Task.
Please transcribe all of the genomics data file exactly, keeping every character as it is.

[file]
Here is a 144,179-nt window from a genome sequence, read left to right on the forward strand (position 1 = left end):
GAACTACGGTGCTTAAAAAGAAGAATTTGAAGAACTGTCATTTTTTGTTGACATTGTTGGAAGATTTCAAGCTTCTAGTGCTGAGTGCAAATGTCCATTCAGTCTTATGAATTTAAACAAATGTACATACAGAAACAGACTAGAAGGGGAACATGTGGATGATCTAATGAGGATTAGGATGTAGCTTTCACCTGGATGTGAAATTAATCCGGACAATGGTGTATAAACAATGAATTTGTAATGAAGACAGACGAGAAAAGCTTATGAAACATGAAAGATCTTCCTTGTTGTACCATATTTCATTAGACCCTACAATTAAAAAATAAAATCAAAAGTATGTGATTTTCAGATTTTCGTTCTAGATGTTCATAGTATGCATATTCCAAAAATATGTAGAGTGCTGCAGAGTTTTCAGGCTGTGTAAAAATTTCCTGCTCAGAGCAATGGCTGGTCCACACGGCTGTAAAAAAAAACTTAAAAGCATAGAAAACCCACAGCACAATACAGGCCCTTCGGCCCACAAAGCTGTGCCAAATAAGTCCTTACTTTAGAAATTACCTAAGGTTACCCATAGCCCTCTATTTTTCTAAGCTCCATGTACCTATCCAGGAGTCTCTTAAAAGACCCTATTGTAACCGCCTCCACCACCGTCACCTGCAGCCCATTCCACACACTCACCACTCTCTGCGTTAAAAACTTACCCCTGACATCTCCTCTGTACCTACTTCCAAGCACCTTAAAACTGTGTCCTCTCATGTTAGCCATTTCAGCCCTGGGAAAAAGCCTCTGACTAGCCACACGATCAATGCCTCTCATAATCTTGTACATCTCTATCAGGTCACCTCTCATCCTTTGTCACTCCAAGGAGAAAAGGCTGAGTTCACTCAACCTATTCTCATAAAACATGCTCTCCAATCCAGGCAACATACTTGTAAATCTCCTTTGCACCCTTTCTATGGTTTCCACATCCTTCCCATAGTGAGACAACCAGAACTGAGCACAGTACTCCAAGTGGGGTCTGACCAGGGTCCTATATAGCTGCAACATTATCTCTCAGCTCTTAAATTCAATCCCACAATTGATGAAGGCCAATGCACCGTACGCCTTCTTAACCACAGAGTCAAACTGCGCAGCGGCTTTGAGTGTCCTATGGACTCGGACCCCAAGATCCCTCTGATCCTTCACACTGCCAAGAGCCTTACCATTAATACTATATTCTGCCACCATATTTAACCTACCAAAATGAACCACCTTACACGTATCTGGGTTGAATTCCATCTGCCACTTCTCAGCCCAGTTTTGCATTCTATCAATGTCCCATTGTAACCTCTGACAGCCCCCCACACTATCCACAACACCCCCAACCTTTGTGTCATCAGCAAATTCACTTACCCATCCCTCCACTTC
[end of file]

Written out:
Here is a 144,179-nt window from a genome sequence, read left to right on the forward strand (position 1 = left end):
GAACTACGGTGCTTAAAAAGAAGAATTTGAAGAACTGTCATTTTTTGTTGACATTGTTGGAAGATTTCAAGCTTCTAGTGCTGAGTGCAAATGTCCATTCAGTCTTATGAATTTAAACAAATGTACATACAGAAACAGACTAGAAGGGGAACATGTGGATGATCTAATGAGGATTAGGATGTAGCTTTCACCTGGATGTGAAATTAATCCGGACAATGGTGTATAAACAATGAATTTGTAATGAAGACAGACGAGAAAAGCTTATGAAACATGAAAGATCTTCCTTGTTGTACCATATTTCATTAGACCCTACAATTAAAAAATAAAATCAAAAGTATGTGATTTTCAGATTTTCGTTCTAGATGTTCATAGTATGCATATTCCAAAAATATGTAGAGTGCTGCAGAGTTTTCAGGCTGTGTAAAAATTTCCTGCTCAGAGCAATGGCTGGTCCACACGGCTGTAAAAAAAAACTTAAAAGCATAGAAAACCCACAGCACAATACAGGCCCTTCGGCCCACAAAGCTGTGCCAAATAAGTCCTTACTTTAGAAATTACCTAAGGTTACCCATAGCCCTCTATTTTTCTAAGCTCCATGTACCTATCCAGGAGTCTCTTAAAAGACCCTATTGTAACCGCCTCCACCACCGTCACCTGCAGCCCATTCCACACACTCACCACTCTCTGCGTTAAAAACTTACCCCTGACATCTCCTCTGTACCTACTTCCAAGCACCTTAAAACTGTGTCCTCTCATGTTAGCCATTTCAGCCCTGGGAAAAAGCCTCTGACTAGCCACACGATCAATGCCTCTCATAATCTTGTACATCTCTATCAGGTCACCTCTCATCCTTTGTCACTCCAAGGAGAAAAGGCTGAGTTCACTCAACCTATTCTCATAAAACATGCTCTCCAATCCAGGCAACATACTTGTAAATCTCCTTTGCACCCTTTCTATGGTTTCCACATCCTTCCCATAGTGAGACAACCAGAACTGAGCACAGTACTCCAAGTGGGGTCTGACCAGGGTCCTATATAGCTGCAACATTATCTCTCAGCTCTTAAATTCAATCCCACAATTGATGAAGGCCAATGCACCGTACGCCTTCTTAACCACAGAGTCAAACTGCGCAGCGGCTTTGAGTGTCCTATGGACTCGGACCCCAAGATCCCTCTGATCCTTCACACTGCCAAGAGCCTTACCATTAATACTATATTCTGCCACCATATTTAACCTACCAAAATGAACCACCTTACACGTATCTGGGTTGAATTCCATCTGCCACTTCTCAGCCCAGTTTTGCATTCTATCAATGTCCCATTGTAACCTCTGACAGCCCCCCACACTATCCACAACACCCCCAACCTTTGTGTCATCAGCAAATTCACTTACCCATCCCTCCACTTC